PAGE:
Low-Profile and Long Balloons

What is the role of this technology in diabetic macroangiopathy and complex infrapopliteal interventions?

By Lanfroi Graziani, MD

Lower limb peripheral arterial disease (PAD) in diabetic patients is a pathological condition with unique elements that differentiate it from typical atherosclerosis. However, these differences are frequently underappreciated.

Whereas atherosclerosis can be described as asymmetric inflammatory fatty plaque formation, with focal, eccentric subintimal calcification, PAD in below-the-knee (BTK) arteries in diabetes presents a degenerative, circumferential vascular involvement in substantial absence of inflammatory cells. This condition is different from typical atherosclerosis. Specifically, BTK PAD of diabetic patients is characterized by an increased amount of connective tissue, such as fibronectin, collagen, and glycoproteins, as well as an increased amount of calcium in the medial layer. The circumferential Mönckeberg’s medial calcification, typically macrophage- and lipid-free, is common in BTK PAD in diabetic patients and occurs independently from atherosclerosis, implying different etiological mechanisms, such as long duration of diabetes.1-6 This constellation of findings, known as diabetic macroangiopathy, is present in the majority of diabetic subjects with PAD, yet it has been totally ignored by the current official Atherosclerotic Lesions Classification document.7 Consequently, the lower limb PAD in patients with diabetes has always been confused with atherosclerosis and treated accordingly.


Due to their anatomical size, analogous with the coronary arteries, the diseased tibial arteries have been approached with coronary-like devices, such as angioplasty balloons, atherectomy devices, cutting balloons, bare-metal or drug-eluting stents, and recently, drugeluting balloons.

The first devices used were small-vessel balloon catheters that were surprisingly effective and showed a very low incidence of intimal dissection when compared to similar treatment of coronary lesions (Figure 1).

To limit the incidence of intimal dissection and elastic recoil, methods similar to those used during coronary balloon dilation to lower the incidence of dissection or abrupt closure were adopted. In our institution, prolonged balloon dilation of at least 180 seconds and gradual high-pressure balloon dilation using a correct balloon size reduced the risk of dissection. Unfortunately, the use of multiple, prolonged inflations with short, coronarytype balloons in diffusely diseased tibial arteries dramatically increased the procedure length.8-17 After that time, it was clear that there was a need for a significantly longer over-the-wire balloon, tapered to 0.014 inch to fit the same size of the adopted coronary wires.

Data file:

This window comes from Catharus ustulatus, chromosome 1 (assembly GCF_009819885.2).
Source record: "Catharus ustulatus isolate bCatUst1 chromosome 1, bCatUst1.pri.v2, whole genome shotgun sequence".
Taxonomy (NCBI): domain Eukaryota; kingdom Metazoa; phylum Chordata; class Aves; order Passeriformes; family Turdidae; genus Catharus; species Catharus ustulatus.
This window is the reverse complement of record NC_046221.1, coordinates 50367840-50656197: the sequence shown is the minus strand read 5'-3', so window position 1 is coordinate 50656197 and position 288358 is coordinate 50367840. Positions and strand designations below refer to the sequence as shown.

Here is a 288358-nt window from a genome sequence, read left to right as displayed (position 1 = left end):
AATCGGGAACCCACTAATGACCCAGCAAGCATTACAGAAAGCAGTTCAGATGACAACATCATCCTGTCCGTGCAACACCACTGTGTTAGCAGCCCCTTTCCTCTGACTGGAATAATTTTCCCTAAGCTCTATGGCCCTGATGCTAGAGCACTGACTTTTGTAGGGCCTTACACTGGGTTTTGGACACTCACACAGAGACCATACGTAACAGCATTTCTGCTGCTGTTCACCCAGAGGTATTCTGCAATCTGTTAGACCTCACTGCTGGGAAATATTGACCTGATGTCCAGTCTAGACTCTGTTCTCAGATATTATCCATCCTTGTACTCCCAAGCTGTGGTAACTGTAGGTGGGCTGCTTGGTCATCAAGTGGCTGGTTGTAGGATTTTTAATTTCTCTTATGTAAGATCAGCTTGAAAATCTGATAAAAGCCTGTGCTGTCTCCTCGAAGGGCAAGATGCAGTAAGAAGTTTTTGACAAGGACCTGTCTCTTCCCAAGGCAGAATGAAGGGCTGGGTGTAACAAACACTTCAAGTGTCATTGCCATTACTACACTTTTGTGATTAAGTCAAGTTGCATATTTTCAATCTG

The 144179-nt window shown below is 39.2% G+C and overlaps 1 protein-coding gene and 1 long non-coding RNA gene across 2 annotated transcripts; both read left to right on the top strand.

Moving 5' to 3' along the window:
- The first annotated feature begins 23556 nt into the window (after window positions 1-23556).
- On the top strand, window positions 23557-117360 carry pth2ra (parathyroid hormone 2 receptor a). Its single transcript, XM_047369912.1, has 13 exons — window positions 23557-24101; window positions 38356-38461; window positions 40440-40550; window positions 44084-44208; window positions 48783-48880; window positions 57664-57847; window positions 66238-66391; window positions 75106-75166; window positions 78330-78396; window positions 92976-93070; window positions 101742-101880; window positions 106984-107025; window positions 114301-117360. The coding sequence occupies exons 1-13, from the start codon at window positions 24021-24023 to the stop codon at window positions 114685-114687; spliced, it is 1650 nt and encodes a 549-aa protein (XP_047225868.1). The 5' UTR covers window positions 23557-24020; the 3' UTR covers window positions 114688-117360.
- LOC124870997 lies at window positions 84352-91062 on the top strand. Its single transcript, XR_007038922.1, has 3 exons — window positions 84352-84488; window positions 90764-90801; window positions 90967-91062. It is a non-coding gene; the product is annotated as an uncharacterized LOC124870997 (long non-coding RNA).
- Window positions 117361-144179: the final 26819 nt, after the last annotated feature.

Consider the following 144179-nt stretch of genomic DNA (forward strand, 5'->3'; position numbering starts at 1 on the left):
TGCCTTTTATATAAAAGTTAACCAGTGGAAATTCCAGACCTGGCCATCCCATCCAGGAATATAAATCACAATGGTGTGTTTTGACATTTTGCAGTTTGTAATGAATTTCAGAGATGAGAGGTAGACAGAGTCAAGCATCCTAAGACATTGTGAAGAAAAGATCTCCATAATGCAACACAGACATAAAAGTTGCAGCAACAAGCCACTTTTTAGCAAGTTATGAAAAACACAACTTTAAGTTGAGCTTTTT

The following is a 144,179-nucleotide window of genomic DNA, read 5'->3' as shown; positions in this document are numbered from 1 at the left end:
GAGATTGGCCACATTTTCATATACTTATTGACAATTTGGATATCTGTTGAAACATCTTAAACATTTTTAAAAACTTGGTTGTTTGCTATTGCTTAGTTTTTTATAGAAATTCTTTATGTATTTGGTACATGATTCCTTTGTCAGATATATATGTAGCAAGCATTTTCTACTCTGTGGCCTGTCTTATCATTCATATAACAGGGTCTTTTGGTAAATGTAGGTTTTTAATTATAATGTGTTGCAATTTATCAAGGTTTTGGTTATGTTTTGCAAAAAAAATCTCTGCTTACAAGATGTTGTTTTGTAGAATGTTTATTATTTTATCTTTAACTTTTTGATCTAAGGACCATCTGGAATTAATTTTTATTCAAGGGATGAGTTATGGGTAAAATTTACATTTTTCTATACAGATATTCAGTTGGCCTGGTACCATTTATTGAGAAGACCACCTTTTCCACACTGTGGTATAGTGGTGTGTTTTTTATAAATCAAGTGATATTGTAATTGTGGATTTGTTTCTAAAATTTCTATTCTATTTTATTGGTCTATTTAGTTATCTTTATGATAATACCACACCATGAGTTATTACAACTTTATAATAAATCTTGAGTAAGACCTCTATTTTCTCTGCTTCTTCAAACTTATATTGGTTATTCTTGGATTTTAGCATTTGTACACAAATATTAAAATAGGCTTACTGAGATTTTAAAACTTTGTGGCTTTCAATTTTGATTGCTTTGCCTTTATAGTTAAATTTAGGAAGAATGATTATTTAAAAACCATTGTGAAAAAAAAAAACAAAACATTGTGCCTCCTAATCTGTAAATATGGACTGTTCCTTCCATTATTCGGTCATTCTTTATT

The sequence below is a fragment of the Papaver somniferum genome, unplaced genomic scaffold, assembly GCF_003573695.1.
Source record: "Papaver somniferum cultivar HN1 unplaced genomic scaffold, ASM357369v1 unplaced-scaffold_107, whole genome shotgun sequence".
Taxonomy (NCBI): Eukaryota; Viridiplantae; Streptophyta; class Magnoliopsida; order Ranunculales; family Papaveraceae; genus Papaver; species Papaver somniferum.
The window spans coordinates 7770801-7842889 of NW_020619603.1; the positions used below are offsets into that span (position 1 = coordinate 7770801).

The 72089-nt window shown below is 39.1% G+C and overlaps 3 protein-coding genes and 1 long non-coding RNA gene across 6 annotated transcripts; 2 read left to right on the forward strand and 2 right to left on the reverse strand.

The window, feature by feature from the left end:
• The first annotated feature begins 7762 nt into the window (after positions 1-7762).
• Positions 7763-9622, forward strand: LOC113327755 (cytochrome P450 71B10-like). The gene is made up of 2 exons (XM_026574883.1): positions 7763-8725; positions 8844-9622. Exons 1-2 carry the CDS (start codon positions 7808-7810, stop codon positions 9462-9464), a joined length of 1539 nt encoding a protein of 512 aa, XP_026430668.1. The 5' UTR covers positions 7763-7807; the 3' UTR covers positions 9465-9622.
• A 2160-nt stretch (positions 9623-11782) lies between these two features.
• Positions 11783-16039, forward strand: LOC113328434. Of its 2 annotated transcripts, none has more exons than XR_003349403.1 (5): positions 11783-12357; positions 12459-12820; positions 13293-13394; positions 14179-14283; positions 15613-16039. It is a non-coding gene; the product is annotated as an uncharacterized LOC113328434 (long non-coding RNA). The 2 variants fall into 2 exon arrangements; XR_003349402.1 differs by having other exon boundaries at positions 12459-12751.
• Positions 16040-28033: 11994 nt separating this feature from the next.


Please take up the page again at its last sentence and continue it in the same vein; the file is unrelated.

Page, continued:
In the early 1990s, 10-cm-long balloons became available from MediTech in either a 5-F shaft tapered to 0.038 inch or small-vessel Ultra-Thin or Symmetry 4-F shaft versions (Boston Scientific Corporation, Natick, MA). The latter were tapered to 0.018 inch, but their tip profile and excessive stiffness limited their use in many BTK arteries. In the late 1990s, the Savvy balloon (Cordis Corporation, Bridgewater, NJ), which was 2 to 4 mm, 10 cm in length, tapered to 0.018 inch, was used at our institution largely due to its superior crossability. Although procedural efficiency improved, no data have demonstrated that balloon length characteristics are associated with a better acute or long-term angioplasty result for atherosclerotic lesions. In our experience, however, the benefit of long balloons first became evident in diabetics with PAD, probably due to the disease’s pathological characteristics. Long balloons were associated with fewer dissections, better remodeling, and uniform lumen gain in patients with diabetic macroangiopathy.

We made a formal request for a 120-mm-long, very low-profile, overthe- wire (OTW) balloon tapered to 0.014 inch in Brescia to the former Invatec company (Roncadelle, Italy, now part of Medtronic, Inc., Minneapolis, MN) in 2000 (Figure 2). Based on my long-term experience with the antegrade femoral approach, the requested shaft length was 120 cm to allow an easy access to foot arteries in all cases. The request for an unusually long balloon solicited several concerns from the company, which did not find favorable opinions from its consultants at the time. Among the different prototypes submitted, the final selection incorporated the device with the thinnest shaft body. I considered the stiff hydrophilic 0.014-inch wire to be the most important determinant for successful lesion crossing.